How to Flight Project Your Radio Calls

Pilots hate unpredictable drivers.

What do you hate about driving? If you are like me, you hate driving on a crowded road. Not only does traffic slow your progress, it also increases the odds you are going to encounter a dumb ass in another car. Dumb asses lack the self-discipline to drive according to the rules of roads, or in harmony with other drivers on the road. They play by their own rules, if they have any rules at all, which means they are unpredictable.

Predicting the Future

Pilots are all about self-discipline and predictability. A safe and efficient flight depends upon predictability.

During flight training, one of your flight instructor’s main goals was to get you to “think ahead” of the aircraft. Your instructor wanted you predict what was going to happen 1, 2, or 3 steps ahead of where the airplane was at the moment.

The act of predicting and planning for what you will need to do to fly an airplane is called flight projection. You mentally project where the airplane is going to be moments from now and use that information to plan your next several moves.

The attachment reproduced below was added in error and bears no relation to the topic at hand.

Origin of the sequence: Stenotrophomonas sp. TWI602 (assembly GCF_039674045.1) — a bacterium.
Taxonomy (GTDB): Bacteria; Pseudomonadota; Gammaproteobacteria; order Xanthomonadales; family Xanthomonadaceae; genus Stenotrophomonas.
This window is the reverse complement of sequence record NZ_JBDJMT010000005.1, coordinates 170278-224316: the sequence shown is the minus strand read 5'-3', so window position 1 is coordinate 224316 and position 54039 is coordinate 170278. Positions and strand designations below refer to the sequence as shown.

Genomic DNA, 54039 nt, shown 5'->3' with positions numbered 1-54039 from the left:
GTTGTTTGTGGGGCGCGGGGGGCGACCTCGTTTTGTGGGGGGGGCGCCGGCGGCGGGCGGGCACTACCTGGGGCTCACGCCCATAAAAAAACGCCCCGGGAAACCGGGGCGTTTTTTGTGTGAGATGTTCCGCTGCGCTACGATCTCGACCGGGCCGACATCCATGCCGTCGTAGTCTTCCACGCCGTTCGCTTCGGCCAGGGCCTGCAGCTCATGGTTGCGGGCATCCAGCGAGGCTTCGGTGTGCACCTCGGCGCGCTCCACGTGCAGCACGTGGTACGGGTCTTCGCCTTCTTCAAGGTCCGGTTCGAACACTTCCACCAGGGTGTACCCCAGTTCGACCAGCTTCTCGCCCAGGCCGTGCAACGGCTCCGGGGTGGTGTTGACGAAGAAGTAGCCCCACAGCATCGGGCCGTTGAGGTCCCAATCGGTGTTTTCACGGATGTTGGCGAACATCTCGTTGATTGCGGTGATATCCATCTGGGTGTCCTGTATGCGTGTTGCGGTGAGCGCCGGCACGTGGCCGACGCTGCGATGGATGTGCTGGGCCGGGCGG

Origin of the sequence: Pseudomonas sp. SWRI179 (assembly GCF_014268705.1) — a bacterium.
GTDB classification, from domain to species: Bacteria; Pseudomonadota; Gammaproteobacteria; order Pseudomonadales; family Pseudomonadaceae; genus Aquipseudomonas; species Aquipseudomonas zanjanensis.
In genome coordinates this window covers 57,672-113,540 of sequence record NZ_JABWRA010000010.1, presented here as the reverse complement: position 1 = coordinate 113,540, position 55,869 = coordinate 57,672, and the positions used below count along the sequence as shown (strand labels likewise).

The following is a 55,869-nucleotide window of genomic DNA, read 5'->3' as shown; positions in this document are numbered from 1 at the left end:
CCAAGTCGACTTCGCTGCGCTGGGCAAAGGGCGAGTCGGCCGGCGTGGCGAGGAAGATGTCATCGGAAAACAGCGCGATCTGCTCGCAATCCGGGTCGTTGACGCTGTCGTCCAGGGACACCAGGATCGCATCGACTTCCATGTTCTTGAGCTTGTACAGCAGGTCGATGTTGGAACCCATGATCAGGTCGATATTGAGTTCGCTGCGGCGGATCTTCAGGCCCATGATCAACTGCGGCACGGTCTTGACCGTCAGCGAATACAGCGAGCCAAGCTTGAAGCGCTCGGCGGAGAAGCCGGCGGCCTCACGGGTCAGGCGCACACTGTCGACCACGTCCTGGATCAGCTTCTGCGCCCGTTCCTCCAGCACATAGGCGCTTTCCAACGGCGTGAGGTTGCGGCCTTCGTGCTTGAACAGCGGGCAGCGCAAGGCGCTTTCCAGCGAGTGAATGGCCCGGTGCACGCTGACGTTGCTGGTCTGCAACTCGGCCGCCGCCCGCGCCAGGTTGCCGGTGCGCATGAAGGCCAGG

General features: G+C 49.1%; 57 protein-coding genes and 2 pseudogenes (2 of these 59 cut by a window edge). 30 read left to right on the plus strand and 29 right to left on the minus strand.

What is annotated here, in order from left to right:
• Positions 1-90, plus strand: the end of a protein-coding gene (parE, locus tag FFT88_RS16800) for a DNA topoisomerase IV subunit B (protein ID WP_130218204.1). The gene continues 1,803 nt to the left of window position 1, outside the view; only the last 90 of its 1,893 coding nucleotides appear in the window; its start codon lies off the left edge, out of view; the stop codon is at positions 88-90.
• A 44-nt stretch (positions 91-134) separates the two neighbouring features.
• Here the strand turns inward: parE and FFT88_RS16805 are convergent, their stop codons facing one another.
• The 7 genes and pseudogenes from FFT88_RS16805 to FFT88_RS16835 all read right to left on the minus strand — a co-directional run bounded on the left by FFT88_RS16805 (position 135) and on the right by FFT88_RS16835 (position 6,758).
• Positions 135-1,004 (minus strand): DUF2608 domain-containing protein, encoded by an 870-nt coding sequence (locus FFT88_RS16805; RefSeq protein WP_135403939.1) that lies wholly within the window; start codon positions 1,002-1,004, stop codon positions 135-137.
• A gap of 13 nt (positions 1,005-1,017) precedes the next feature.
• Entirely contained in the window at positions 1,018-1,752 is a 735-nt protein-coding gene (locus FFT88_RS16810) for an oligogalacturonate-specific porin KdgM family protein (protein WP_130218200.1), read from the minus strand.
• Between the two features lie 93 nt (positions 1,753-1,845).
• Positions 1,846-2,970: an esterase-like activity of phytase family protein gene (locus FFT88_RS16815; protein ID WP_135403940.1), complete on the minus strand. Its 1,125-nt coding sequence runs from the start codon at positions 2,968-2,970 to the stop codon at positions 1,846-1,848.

Crank Up the Projector

Flight projection—also applies to working the aircraft radios. Rather than wait until the point where you have to make a mandatory radio call, you can project ahead of your current position and plan your next 2 or 3 radio calls.

For example, well before I enter an airport traffic pattern, I’m thinking about my radio call for pattern entry: “Wiseacre Traffic, Piper 2891 Kilo, entering the downwind for Runway 21, Wiseacre.” I’m also thinking about my base leg and final approach calls: “Wiseacre Traffic, Piper 2891 Kilo, base leg, Runway 21, full stop, Wiseacre;” “Wiseacre Traffic, Piper 2891 Kilo, final, Runway 21, full stop, Wiseacre.”

I also try to visualize what the picture out the windscreen is going to look like when I make those calls. For example, when I think about my base leg call, I can visualize rolling out of my turn to base with a view of about 2/3’s ground and 1/3 sky looking forward. The view of the runway will be at about 10 o’clock. By tying my planned radio calls to a mental picture of the view out of the cockpit windows, I build a strong cue to make each radio call.

Flexibility is Key

Here is something else to consider. As much as we would like flying to be 100% predictable, sometimes it isn’t. Plan ahead, but be flexible. As the situation changes, use flight projection to change your plan.

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